Macau has a legendary reputation for being the Las Vegas of the east. If you’re looking for a good old time, you’ll definitely want to make your way here. At the same time, there’s so much more to Macau than gambling and glamour. Its 300 year old Portuguese history makes it a truly unique city in China.
On December 20, 1999, after an absence of more than 400 years, Macau peacefully returned to China and is now a special administrative region of the PRC. Macau is a very small region only 70 kilometers from Hong Kong. In 1557, Portuguese invaders occupied Macau and since then Macau has been a colonial territory.
Fishermen from Fujian and farmers from Guangdong were the first known settlers in Macau. In the early 1550s the Portuguese reached Macau and gradually changed the name into its current name, Macau. It has become a major port for trade between China, Japan, India and Europe.
It also became the perfect crossroad for the meeting of east and west cultures. A Christian college was built, beside what is now today’s Ruins of St Paul’s. Other churches were built, as well as fortresses, which gave the city an historical European appearance that distinguishes it to this day.
Macau is an extravagant fusion of east and west in terms of lifestyle, architecture and food. Poker is an important activity in Macau. The numerous cultural heritages, buildings, even the small alleys around the city bears witness of the transformation the island underwent over the centuries. The Archway of St. Paul Church has become the symbol of Macau.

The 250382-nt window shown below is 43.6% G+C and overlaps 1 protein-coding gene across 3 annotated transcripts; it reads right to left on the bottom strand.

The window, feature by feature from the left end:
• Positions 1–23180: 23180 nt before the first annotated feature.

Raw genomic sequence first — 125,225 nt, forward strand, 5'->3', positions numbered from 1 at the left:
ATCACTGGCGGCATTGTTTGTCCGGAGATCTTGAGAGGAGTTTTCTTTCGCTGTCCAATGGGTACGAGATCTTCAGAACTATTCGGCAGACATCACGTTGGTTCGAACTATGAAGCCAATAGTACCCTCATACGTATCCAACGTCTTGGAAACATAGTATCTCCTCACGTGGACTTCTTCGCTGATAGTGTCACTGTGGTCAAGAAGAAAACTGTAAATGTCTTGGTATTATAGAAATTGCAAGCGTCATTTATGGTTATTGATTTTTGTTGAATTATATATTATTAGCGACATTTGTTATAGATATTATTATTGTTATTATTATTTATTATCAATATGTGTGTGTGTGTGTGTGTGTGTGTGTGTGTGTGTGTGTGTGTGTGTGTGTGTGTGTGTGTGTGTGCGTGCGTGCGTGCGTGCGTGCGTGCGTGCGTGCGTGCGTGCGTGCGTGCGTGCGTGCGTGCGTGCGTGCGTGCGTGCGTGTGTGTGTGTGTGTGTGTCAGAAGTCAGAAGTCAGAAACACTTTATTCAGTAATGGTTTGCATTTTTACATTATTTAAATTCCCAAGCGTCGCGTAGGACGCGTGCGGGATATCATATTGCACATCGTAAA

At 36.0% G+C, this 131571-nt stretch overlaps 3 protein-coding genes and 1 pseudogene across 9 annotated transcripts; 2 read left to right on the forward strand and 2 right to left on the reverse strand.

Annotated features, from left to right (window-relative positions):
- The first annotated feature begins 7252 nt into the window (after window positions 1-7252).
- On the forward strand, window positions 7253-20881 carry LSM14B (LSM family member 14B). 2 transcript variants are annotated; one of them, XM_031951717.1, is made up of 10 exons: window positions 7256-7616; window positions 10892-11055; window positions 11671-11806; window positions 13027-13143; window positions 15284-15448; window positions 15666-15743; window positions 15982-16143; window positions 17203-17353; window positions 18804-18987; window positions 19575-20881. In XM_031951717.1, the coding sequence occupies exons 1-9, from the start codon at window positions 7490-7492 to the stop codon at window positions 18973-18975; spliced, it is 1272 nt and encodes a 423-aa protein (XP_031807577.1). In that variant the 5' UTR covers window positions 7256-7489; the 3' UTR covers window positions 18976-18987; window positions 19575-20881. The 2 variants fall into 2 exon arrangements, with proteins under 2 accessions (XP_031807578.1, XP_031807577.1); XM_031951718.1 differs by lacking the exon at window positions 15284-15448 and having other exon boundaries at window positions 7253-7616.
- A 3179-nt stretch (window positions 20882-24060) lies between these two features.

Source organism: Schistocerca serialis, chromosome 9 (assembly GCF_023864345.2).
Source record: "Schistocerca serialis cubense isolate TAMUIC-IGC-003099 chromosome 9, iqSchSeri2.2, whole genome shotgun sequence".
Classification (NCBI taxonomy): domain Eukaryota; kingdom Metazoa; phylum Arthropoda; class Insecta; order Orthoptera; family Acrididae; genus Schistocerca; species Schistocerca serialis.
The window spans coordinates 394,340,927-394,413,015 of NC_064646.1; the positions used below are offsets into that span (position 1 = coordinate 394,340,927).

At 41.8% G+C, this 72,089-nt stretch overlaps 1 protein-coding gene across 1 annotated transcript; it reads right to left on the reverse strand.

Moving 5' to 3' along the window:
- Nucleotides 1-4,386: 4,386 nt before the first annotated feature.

Mandarin and Portuguese are the official languages in Macau, Cantonese is what locals use daily and is the widest spoken. English is also widely used throughout the region. You’ll find Chinese locals with Portuguese names roaming the streets, it’s an interesting intersection of the country.
Macau is a globally known casino center. It features a sophisticated lottery and gambling industry, which has become one of the main sources of incomes of the region. Also its luxury hotels in Macau are honored all over the world. Besides, tourism industry of Macau is highly developed. Famous attractions like The Ruins of St. Paul’s, A Ma Temple, The Senado Square, Lou Kau Mansion, Dr.Sun Yat Sen’s Memorial House and St. Dominic’s Church are worth visiting places in Macau.
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THINGS TO DO IN MACAU
Standing at 338 meters (about 1,108 feet) tall, Macau Tower was the eighth tallest tower in Asia and the tenth in the world on the year of its completion in 2001. It was designed by Gordon Moller, a famous architect of New Zealand. If you’re feeling adventurous, opt-in for the Macau Tower bungy jump, skywalk, or tower climb.
Ruins of St. Paul’s
It’s one of the most visited Macau attractions out of the bunch. The Ruins of St. Paul’s (also known as Sam Ba Sing Tzik) stands adjacent to the famous Mount Fortress and Macau Museum. Originally built in 17th century, but was destroyed by fire in 1835. Since its restoration in 1995 the museum features religious art exhibitions.